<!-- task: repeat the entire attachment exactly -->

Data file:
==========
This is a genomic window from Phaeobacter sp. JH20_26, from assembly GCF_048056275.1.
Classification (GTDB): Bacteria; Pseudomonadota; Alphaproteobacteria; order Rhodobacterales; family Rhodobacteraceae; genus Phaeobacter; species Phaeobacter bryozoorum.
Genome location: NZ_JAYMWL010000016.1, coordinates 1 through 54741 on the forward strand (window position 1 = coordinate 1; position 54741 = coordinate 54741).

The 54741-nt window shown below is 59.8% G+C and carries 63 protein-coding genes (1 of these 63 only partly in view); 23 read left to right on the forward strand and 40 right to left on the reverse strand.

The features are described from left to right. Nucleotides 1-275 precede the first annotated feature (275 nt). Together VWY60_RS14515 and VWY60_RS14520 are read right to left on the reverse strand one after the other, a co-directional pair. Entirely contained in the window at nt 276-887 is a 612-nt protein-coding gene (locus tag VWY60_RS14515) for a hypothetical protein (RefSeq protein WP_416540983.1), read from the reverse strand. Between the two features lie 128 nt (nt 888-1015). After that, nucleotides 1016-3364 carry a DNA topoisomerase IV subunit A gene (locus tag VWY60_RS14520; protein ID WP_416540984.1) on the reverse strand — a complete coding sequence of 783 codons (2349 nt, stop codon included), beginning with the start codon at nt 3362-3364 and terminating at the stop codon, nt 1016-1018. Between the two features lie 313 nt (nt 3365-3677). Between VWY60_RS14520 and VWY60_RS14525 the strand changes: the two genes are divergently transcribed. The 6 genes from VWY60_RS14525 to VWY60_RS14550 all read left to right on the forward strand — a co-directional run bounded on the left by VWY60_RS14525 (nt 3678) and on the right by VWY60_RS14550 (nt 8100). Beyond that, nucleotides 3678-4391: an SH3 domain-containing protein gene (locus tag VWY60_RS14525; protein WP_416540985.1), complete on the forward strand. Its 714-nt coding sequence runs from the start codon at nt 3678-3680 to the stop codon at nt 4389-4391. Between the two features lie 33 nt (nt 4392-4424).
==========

This is a genomic window from Phaeobacter sp. JH20_26, from assembly GCF_048056275.1.
Classification (GTDB): Bacteria; Pseudomonadota; Alphaproteobacteria; order Rhodobacterales; family Rhodobacteraceae; genus Phaeobacter; species Phaeobacter bryozoorum.
Genome location: NZ_JAYMWL010000016.1, coordinates 1 through 54741 on the forward strand (window position 1 = coordinate 1; position 54741 = coordinate 54741).

The 54741-nt window shown below is 59.8% G+C and carries 63 protein-coding genes (1 of these 63 only partly in view); 23 read left to right on the forward strand and 40 right to left on the reverse strand.

The features are described from left to right. Nucleotides 1-275 precede the first annotated feature (275 nt). Together VWY60_RS14515 and VWY60_RS14520 are read right to left on the reverse strand one after the other, a co-directional pair. Entirely contained in the window at nt 276-887 is a 612-nt protein-coding gene (locus tag VWY60_RS14515) for a hypothetical protein (RefSeq protein WP_416540983.1), read from the reverse strand. Between the two features lie 128 nt (nt 888-1015). After that, nucleotides 1016-3364 carry a DNA topoisomerase IV subunit A gene (locus tag VWY60_RS14520; protein ID WP_416540984.1) on the reverse strand — a complete coding sequence of 783 codons (2349 nt, stop codon included), beginning with the start codon at nt 3362-3364 and terminating at the stop codon, nt 1016-1018. Between the two features lie 313 nt (nt 3365-3677). Between VWY60_RS14520 and VWY60_RS14525 the strand changes: the two genes are divergently transcribed. The 6 genes from VWY60_RS14525 to VWY60_RS14550 all read left to right on the forward strand — a co-directional run bounded on the left by VWY60_RS14525 (nt 3678) and on the right by VWY60_RS14550 (nt 8100). Beyond that, nucleotides 3678-4391: an SH3 domain-containing protein gene (locus tag VWY60_RS14525; protein WP_416540985.1), complete on the forward strand. Its 714-nt coding sequence runs from the start codon at nt 3678-3680 to the stop codon at nt 4389-4391. Between the two features lie 33 nt (nt 4392-4424).